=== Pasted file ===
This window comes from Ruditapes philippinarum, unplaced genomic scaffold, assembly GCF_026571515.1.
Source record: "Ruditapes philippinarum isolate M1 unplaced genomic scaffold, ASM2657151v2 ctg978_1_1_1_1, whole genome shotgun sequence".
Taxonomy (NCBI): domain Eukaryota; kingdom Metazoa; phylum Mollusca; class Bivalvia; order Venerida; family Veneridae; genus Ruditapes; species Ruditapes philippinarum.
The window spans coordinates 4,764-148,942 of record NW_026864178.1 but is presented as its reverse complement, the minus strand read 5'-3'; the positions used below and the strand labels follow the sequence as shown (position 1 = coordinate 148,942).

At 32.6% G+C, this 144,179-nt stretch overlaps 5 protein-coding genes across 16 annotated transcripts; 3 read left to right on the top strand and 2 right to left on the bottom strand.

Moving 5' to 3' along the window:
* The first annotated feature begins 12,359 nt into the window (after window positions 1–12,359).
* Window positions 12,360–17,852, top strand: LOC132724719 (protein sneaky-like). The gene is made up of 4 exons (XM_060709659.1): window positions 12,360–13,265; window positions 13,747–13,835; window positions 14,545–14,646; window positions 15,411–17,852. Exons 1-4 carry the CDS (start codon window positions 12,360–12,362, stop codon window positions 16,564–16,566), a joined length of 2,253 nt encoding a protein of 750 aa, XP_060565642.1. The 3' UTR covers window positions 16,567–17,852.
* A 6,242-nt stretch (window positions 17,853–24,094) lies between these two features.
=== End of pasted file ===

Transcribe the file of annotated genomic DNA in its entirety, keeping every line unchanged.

This window comes from Ruditapes philippinarum, unplaced genomic scaffold, assembly GCF_026571515.1.
Source record: "Ruditapes philippinarum isolate M1 unplaced genomic scaffold, ASM2657151v2 ctg978_1_1_1_1, whole genome shotgun sequence".
Taxonomy (NCBI): domain Eukaryota; kingdom Metazoa; phylum Mollusca; class Bivalvia; order Venerida; family Veneridae; genus Ruditapes; species Ruditapes philippinarum.
The window spans coordinates 4,764-148,942 of record NW_026864178.1 but is presented as its reverse complement, the minus strand read 5'-3'; the positions used below and the strand labels follow the sequence as shown (position 1 = coordinate 148,942).

At 32.6% G+C, this 144,179-nt stretch overlaps 5 protein-coding genes across 16 annotated transcripts; 3 read left to right on the top strand and 2 right to left on the bottom strand.

Moving 5' to 3' along the window:
* The first annotated feature begins 12,359 nt into the window (after window positions 1–12,359).
* Window positions 12,360–17,852, top strand: LOC132724719 (protein sneaky-like). The gene is made up of 4 exons (XM_060709659.1): window positions 12,360–13,265; window positions 13,747–13,835; window positions 14,545–14,646; window positions 15,411–17,852. Exons 1-4 carry the CDS (start codon window positions 12,360–12,362, stop codon window positions 16,564–16,566), a joined length of 2,253 nt encoding a protein of 750 aa, XP_060565642.1. The 3' UTR covers window positions 16,567–17,852.
* A 6,242-nt stretch (window positions 17,853–24,094) lies between these two features.